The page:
It’s good to see other people have the same idea that I had after reading the dissent in the U.S. Supreme Court’s 5-4 decision on June 28, 2012 in National Federation of Independent Business v. Sebelius to uphold Obamacare. I took a hint from the statement in the dissent about the American people’s ignorance of the U.S. Constitution:
Structural protections—notably, the restraints imposed by federalism and separation of powers—are less romantic and have less obvious a connection to personal freedom than the provisions of the Bill of Rights or the Civil War Amendments. Hence they tend to be undervalued or even forgotten by our citizens.
That afternoon, I posted A Readable, Categorized List of Principles from the ObamaCare Supreme Court Dissent Against “Whatever-It-Takes-to-Solve-a-National Problem Power” of the Federal Government with a list of excerpts “most understandable and relevant to the ordinary American citizen.”
Today in http://www.breitbart.com/Big-Government, a conservative law professor named Ken Klukowski (who filed an amicus brief to the U.S. Supreme Court in the Obamacare case) writes the following in his article The Great Dissent Part I: Four Justices in Obamacare Make Case for Constitutional Conservatism:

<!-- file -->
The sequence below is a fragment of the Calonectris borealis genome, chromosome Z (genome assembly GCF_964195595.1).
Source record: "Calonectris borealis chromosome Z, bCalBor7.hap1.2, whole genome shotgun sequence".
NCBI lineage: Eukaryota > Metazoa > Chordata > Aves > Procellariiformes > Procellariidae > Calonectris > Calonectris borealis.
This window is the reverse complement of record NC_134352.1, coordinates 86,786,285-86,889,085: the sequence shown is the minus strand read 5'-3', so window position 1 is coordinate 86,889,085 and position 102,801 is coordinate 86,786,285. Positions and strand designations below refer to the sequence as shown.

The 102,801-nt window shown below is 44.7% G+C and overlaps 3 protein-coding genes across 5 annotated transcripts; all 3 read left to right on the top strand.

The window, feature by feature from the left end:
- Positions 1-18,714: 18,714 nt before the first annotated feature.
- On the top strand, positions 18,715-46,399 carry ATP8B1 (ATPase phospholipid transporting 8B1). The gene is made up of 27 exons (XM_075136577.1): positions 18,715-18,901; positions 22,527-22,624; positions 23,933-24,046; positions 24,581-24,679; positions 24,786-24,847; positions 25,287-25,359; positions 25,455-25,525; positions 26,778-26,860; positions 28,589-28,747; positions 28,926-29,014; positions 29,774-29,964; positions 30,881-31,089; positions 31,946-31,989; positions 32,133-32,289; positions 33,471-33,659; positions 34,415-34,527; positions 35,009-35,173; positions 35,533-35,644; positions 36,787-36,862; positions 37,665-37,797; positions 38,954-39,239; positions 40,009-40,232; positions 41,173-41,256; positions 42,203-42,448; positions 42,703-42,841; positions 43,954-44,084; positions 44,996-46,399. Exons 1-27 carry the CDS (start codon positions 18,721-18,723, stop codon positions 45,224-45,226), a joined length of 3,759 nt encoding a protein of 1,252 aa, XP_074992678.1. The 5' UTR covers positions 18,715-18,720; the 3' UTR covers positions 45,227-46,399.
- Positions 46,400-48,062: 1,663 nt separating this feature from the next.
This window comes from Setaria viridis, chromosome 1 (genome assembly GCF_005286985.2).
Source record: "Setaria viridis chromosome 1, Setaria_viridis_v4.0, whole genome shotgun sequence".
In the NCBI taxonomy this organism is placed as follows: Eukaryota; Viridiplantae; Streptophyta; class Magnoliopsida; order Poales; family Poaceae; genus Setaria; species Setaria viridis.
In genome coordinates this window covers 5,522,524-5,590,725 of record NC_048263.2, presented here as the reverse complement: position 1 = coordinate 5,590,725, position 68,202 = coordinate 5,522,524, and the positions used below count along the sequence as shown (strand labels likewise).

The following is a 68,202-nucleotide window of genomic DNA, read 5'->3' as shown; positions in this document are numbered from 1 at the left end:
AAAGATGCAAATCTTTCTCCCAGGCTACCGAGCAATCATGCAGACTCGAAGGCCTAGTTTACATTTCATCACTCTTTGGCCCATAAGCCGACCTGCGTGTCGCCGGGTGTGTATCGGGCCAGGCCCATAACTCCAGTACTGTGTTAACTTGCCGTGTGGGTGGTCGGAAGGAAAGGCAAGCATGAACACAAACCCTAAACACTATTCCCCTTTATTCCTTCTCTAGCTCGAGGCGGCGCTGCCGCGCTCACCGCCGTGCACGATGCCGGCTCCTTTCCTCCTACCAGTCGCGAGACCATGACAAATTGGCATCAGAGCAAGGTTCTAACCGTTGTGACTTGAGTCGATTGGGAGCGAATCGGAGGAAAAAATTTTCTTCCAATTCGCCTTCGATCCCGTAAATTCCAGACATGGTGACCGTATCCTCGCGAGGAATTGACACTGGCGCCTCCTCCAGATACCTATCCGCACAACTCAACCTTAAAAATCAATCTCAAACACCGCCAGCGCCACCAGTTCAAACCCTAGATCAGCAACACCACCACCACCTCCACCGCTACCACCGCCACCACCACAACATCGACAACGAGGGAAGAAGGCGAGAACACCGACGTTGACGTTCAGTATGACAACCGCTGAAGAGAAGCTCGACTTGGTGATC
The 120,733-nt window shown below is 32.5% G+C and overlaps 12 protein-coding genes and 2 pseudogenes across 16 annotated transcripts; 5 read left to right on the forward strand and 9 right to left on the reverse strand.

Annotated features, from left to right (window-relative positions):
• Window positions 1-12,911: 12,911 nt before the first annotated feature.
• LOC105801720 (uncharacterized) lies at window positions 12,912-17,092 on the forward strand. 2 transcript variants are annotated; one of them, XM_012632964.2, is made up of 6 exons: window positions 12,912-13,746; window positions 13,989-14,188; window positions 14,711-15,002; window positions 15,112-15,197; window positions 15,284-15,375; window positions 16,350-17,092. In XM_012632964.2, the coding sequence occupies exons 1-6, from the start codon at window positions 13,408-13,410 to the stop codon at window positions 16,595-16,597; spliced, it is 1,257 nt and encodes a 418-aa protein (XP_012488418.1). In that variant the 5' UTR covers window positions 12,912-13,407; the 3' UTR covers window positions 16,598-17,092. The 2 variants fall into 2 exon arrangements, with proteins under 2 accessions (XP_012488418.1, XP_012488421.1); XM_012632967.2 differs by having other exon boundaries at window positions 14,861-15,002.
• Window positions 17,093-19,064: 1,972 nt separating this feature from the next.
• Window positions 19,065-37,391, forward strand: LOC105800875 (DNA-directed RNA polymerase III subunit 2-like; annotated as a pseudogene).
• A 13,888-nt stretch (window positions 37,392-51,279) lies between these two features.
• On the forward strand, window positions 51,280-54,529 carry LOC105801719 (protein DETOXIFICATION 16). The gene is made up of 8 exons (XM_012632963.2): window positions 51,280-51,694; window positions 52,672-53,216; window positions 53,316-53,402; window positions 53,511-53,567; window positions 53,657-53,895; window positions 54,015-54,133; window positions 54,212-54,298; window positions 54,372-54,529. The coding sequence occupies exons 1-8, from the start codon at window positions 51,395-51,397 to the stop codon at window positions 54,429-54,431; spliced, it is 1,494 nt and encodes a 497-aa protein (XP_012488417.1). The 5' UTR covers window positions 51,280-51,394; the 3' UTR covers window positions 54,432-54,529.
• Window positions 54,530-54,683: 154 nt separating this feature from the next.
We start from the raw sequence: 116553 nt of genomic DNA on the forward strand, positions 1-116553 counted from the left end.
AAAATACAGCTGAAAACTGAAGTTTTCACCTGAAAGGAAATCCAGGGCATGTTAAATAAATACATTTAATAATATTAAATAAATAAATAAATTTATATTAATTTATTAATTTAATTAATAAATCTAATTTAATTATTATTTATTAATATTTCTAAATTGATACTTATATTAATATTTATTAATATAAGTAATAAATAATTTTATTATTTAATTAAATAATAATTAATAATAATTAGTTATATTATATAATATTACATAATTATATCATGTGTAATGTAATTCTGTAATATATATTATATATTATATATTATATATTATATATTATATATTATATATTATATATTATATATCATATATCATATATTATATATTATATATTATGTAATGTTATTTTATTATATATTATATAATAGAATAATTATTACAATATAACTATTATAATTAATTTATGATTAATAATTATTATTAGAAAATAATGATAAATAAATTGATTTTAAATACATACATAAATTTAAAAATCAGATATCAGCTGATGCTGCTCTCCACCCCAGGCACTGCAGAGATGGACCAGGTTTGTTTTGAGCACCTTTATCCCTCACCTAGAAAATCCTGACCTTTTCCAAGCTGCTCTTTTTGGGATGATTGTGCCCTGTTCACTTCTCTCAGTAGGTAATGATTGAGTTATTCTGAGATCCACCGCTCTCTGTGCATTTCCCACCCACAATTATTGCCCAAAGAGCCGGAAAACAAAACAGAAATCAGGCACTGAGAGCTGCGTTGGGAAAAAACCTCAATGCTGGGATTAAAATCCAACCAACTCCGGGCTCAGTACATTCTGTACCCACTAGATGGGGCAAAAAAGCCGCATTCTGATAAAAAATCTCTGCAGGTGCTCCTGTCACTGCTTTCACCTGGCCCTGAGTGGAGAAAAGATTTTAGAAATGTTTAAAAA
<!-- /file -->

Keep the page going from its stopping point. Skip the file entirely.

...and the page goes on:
The dissent in NFIB v. Sebelius, written jointly by Justices Antonin Scalia, Anthony Kennedy, Clarence Thomas, and Samuel Alito, is one of the finest judicial opinions I’ve ever read, if not the single finest. That this opinion was only one vote shy of being a majority opinion that would bind the government and the nation going forward is a tragedy of Shakespearean magnitude. We came within a single vote of winning it all.
Klukowski posted another article on Big Government on June 28 titled “One of the Worst Supreme Court Decisions in American History.” He intends to publish a series of articles explaining “some of the most consequential aspects of that decision, mostly quoting relevant parts of the decision that will have lasting consequences for the country.”
I hope this series of articles circulates widely. If Americans are going to rediscover the original and proper purpose of the United States Constitution, the key excerpts from this case need to be spread far and wide.
The issue isn’t whether or not health care reform is needed or if Obamacare would be an effective solution to problems with the health care system. The issue is that the federal government is now being allowed to expand its powers beyond those granted by the U.S. Constitution, under the rationale that the federal government needs to do whatever it takes to solve national problems.